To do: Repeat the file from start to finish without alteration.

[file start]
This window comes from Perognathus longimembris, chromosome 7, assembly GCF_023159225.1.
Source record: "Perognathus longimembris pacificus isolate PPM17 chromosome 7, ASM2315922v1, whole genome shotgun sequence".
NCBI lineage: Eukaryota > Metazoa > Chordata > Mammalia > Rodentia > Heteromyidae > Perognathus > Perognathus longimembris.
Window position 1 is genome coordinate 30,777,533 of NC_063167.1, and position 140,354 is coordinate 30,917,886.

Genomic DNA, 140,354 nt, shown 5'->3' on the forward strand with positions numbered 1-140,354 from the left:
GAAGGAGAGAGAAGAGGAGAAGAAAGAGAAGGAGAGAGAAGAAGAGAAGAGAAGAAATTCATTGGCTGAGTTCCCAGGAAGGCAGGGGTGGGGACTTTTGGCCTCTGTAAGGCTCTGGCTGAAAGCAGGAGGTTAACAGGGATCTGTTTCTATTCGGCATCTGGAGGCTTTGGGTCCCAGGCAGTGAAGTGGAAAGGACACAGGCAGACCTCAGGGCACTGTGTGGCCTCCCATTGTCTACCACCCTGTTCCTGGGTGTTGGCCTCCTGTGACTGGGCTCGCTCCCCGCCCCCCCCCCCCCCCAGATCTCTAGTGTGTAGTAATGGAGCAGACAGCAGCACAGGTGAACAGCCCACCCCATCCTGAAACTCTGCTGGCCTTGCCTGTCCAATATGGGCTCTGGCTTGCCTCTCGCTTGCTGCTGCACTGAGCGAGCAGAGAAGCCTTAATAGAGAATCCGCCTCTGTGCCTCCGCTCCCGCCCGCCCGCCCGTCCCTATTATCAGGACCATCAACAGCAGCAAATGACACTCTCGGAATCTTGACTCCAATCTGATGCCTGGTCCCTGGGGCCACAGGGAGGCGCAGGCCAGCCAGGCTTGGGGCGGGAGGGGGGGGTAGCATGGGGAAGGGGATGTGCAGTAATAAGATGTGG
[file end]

This window comes from Perognathus longimembris, chromosome 7, assembly GCF_023159225.1.
Source record: "Perognathus longimembris pacificus isolate PPM17 chromosome 7, ASM2315922v1, whole genome shotgun sequence".
NCBI lineage: Eukaryota > Metazoa > Chordata > Mammalia > Rodentia > Heteromyidae > Perognathus > Perognathus longimembris.
Window position 1 is genome coordinate 30,777,533 of NC_063167.1, and position 140,354 is coordinate 30,917,886.

Genomic DNA, 140,354 nt, shown 5'->3' on the forward strand with positions numbered 1-140,354 from the left:
GAAGGAGAGAGAAGAGGAGAAGAAAGAGAAGGAGAGAGAAGAAGAGAAGAGAAGAAATTCATTGGCTGAGTTCCCAGGAAGGCAGGGGTGGGGACTTTTGGCCTCTGTAAGGCTCTGGCTGAAAGCAGGAGGTTAACAGGGATCTGTTTCTATTCGGCATCTGGAGGCTTTGGGTCCCAGGCAGTGAAGTGGAAAGGACACAGGCAGACCTCAGGGCACTGTGTGGCCTCCCATTGTCTACCACCCTGTTCCTGGGTGTTGGCCTCCTGTGACTGGGCTCGCTCCCCGCCCCCCCCCCCCCCCAGATCTCTAGTGTGTAGTAATGGAGCAGACAGCAGCACAGGTGAACAGCCCACCCCATCCTGAAACTCTGCTGGCCTTGCCTGTCCAATATGGGCTCTGGCTTGCCTCTCGCTTGCTGCTGCACTGAGCGAGCAGAGAAGCCTTAATAGAGAATCCGCCTCTGTGCCTCCGCTCCCGCCCGCCCGCCCGTCCCTATTATCAGGACCATCAACAGCAGCAAATGACACTCTCGGAATCTTGACTCCAATCTGATGCCTGGTCCCTGGGGCCACAGGGAGGCGCAGGCCAGCCAGGCTTGGGGCGGGAGGGGGGGGTAGCATGGGGAAGGGGATGTGCAGTAATAAGATGTGG